Sometimes reality is a bitter sweet pill.  As much as I wanted to believe everything was on the up-and-up, believing that meant that I was a failure as a writer.  Believing that meant that my books weren’t selling and that no one wanted to read my work.  But… if I didn’t believe everything was on the up-and-up, it meant that my publisher was shady and accepting that truth opened a whole other can of worms.  If she’s cheating me out of royalties then I would most certainly terminate my contracts with her, and if I break away from her, what becomes of me?  Will my books disappear forever?  Will someone else want to publish my work?  What if nobody wants me?

I wanted so badly to believe my publisher was being honest, but I couldn’t ignore the sinking feeling in my gut, not to mention the evidence that was piling up.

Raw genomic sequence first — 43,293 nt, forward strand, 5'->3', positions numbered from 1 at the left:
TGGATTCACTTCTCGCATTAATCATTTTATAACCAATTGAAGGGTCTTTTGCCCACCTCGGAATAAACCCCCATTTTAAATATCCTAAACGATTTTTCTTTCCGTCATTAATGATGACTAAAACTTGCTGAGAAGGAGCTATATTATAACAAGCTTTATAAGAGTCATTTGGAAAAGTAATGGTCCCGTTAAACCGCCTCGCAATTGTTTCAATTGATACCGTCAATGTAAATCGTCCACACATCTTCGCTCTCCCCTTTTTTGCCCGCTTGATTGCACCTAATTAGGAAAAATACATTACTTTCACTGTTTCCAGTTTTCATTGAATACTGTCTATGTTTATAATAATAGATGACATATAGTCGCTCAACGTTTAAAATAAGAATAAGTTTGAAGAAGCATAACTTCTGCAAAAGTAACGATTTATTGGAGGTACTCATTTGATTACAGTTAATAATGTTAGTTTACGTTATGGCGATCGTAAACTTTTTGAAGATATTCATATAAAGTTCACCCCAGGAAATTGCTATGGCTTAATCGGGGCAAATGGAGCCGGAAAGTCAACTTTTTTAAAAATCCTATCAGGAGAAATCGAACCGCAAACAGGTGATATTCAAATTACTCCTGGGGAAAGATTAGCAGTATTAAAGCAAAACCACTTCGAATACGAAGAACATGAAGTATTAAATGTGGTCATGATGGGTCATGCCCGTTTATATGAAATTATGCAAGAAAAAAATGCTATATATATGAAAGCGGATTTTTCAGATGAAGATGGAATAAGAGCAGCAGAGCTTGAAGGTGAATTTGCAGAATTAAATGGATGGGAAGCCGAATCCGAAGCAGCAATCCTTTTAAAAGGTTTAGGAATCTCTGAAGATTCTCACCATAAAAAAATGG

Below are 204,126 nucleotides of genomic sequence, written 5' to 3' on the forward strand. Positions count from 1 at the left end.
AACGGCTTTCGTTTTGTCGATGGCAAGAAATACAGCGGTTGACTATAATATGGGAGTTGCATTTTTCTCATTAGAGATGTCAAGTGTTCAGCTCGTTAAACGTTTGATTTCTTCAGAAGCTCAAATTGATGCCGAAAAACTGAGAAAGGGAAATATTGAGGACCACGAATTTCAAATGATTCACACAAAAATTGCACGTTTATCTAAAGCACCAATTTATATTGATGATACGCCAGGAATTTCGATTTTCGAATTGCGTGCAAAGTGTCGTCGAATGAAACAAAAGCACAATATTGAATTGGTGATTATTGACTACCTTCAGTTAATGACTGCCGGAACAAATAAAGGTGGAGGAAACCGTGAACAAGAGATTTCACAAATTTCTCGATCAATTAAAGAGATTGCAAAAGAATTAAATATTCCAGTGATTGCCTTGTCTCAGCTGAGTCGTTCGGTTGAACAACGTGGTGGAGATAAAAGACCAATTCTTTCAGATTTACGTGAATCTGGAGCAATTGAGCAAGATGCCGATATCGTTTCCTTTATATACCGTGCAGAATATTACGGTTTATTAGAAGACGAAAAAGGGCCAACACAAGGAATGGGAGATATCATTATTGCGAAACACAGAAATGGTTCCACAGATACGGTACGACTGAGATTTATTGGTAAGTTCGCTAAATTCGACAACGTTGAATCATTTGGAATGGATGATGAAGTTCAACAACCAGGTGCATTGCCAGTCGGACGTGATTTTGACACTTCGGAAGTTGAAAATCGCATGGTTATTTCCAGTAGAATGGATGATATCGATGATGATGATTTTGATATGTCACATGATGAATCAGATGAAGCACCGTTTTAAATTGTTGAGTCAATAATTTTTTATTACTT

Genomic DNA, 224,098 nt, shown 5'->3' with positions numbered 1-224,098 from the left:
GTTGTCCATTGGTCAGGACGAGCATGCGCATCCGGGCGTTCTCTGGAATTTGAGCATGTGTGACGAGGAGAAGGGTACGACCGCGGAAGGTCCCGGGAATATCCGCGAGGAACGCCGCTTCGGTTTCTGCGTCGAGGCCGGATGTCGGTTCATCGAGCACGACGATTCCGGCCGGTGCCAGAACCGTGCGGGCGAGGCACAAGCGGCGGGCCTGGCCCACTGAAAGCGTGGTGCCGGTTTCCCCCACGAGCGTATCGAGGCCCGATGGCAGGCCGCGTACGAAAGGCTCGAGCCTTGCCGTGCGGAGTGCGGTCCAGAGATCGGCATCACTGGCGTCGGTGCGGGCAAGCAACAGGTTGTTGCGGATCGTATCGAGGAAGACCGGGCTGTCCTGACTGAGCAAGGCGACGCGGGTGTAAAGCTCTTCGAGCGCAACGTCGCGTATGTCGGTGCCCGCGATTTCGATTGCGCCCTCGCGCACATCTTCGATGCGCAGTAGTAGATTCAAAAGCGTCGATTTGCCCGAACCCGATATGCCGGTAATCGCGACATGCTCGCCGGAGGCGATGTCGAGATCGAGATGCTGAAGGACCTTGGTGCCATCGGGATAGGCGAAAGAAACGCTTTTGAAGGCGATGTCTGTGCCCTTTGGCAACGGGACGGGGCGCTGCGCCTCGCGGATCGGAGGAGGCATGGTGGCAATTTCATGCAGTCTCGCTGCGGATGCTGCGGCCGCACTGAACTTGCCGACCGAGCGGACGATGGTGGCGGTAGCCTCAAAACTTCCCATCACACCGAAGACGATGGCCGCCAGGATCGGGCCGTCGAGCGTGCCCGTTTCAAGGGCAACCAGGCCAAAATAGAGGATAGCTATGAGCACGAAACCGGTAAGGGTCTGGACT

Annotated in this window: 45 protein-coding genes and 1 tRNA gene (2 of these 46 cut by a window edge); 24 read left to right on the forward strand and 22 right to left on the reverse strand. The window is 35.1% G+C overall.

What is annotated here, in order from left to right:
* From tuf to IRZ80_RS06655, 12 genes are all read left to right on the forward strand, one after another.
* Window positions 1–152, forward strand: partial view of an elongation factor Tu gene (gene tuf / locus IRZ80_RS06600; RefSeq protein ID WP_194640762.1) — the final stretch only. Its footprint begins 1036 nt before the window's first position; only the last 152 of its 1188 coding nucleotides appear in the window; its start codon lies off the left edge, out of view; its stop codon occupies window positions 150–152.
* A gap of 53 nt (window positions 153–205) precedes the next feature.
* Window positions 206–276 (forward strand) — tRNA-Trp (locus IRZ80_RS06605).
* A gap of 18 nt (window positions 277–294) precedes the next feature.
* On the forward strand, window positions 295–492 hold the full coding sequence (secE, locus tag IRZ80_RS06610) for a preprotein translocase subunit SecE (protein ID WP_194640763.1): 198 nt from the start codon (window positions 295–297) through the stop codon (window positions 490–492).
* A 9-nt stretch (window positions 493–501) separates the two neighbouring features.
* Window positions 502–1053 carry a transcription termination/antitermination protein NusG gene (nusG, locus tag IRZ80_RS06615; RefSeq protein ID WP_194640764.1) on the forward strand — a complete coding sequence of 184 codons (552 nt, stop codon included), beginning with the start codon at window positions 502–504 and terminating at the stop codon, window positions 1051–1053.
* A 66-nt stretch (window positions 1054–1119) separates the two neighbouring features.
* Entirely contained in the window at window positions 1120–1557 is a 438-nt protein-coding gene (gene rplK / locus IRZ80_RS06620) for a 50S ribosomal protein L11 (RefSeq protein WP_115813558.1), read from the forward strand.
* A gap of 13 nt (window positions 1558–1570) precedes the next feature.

It’s difficult to explain the feeling of teetering on the edge of truth and ignorance, knowing you must choose one.  You must either be willing to turn a blind eye and live in ignorance or you must be willing to accept the pain that might come with a truth you don’t want to face.  As I mulled over everything, I was reminded of the 1999 movie, The Matrix.  In the movie, Neo is offered a choice between a red pill and a blue pill. The blue pill will allow him to remain in the fabricated reality of the Matrix.  The red pill would lead to his escape from the Matrix and thrust him into the real world.

There I sat, asking myself, “Blue pill or red pill?”  Should I dwell in the blissful ignorance of illusion or embrace the painful truth of reality?  If I chose truth, my eyes would forever be opened and there would be no turning back.

This decision churned in my stomach like a soupy, sour mess that made me want to vomit and drove me to tears.  But, as evidence of wrongdoing began to pile higher and higher, what choice did I have?